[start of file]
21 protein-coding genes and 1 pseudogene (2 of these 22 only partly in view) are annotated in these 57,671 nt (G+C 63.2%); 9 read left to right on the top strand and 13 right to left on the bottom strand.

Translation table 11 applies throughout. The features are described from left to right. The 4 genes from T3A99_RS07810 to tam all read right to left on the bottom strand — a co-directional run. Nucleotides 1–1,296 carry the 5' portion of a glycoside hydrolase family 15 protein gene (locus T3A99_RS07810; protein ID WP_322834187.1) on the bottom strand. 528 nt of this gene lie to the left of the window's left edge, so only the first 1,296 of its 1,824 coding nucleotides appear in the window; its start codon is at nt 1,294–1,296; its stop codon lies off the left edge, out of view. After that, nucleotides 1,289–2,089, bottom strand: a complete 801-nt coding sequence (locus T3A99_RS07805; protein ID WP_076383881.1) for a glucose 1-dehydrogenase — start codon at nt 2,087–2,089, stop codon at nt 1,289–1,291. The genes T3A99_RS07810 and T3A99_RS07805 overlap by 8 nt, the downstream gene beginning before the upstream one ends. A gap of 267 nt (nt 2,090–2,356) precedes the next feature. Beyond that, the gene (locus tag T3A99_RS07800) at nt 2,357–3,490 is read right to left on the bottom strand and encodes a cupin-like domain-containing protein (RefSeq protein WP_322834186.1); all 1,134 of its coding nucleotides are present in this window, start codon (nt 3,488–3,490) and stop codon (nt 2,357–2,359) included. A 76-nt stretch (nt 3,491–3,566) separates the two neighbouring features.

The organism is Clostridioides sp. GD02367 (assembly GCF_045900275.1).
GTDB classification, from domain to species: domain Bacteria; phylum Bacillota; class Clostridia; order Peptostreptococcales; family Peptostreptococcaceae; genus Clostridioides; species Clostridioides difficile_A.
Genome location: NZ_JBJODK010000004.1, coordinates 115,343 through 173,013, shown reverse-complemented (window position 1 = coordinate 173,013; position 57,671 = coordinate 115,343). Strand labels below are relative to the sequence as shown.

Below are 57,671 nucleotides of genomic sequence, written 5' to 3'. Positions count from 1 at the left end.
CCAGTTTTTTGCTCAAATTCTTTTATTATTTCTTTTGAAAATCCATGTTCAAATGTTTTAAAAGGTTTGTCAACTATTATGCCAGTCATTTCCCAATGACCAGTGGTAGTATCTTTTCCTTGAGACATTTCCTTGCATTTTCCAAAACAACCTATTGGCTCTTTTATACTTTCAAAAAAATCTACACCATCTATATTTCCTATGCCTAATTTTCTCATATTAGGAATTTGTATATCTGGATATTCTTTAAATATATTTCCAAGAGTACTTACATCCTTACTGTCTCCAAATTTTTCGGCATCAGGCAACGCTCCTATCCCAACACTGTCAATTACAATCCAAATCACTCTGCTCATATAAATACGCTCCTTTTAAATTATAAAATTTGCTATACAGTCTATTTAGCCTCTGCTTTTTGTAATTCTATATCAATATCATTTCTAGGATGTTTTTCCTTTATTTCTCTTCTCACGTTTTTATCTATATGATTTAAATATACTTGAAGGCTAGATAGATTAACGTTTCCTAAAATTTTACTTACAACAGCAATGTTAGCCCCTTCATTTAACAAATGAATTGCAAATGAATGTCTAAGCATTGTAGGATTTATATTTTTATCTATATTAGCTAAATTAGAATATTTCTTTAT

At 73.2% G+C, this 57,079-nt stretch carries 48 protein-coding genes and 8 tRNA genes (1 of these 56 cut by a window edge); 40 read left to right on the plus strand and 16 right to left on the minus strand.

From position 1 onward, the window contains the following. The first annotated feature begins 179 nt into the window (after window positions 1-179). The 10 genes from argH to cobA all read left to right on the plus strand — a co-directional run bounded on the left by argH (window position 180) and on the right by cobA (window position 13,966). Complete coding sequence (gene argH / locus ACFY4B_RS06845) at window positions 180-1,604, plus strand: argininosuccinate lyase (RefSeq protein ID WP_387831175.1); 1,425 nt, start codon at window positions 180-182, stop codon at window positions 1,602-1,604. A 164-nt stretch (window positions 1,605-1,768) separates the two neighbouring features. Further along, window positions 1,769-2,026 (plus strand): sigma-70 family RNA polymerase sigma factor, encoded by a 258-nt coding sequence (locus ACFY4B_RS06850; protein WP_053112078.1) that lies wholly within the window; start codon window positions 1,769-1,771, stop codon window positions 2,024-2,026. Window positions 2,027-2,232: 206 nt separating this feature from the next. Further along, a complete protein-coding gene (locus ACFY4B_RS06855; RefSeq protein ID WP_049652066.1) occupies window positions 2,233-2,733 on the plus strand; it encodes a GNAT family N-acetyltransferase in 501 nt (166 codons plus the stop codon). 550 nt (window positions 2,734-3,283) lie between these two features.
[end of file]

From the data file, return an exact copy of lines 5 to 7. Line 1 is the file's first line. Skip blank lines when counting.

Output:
Genome location: NZ_JBJODK010000004.1, coordinates 115,343 through 173,013, shown reverse-complemented (window position 1 = coordinate 173,013; position 57,671 = coordinate 115,343). Strand labels below are relative to the sequence as shown.

Below are 57,671 nucleotides of genomic sequence, written 5' to 3'. Positions count from 1 at the left end.
CCAGTTTTTTGCTCAAATTCTTTTATTATTTCTTTTGAAAATCCATGTTCAAATGTTTTAAAAGGTTTGTCAACTATTATGCCAGTCATTTCCCAATGACCAGTGGTAGTATCTTTTCCTTGAGACATTTCCTTGCATTTTCCAAAACAACCTATTGGCTCTTTTATACTTTCAAAAAAATCTACACCATCTATATTTCCTATGCCTAATTTTCTCATATTAGGAATTTGTATATCTGGATATTCTTTAAATATATTTCCAAGAGTACTTACATCCTTACTGTCTCCAAATTTTTCGGCATCAGGCAACGCTCCTATCCCAACACTGTCAATTACAATCCAAATCACTCTGCTCATATAAATACGCTCCTTTTAAATTATAAAATTTGCTATACAGTCTATTTAGCCTCTGCTTTTTGTAATTCTATATCAATATCATTTCTAGGATGTTTTTCCTTTATTTCTCTTCTCACGTTTTTATCTATATGATTTAAATATACTTGAAGGCTAGATAGATTAACGTTTCCTAAAATTTTACTTACAACAGCAATGTTAGCCCCTTCATTTAACAAATGAATTGCAAATGAATGTCTAAGCATTGTAGGATTTATATTTTTATCTATATTAGCTAAATTAGAATATTTCTTTAT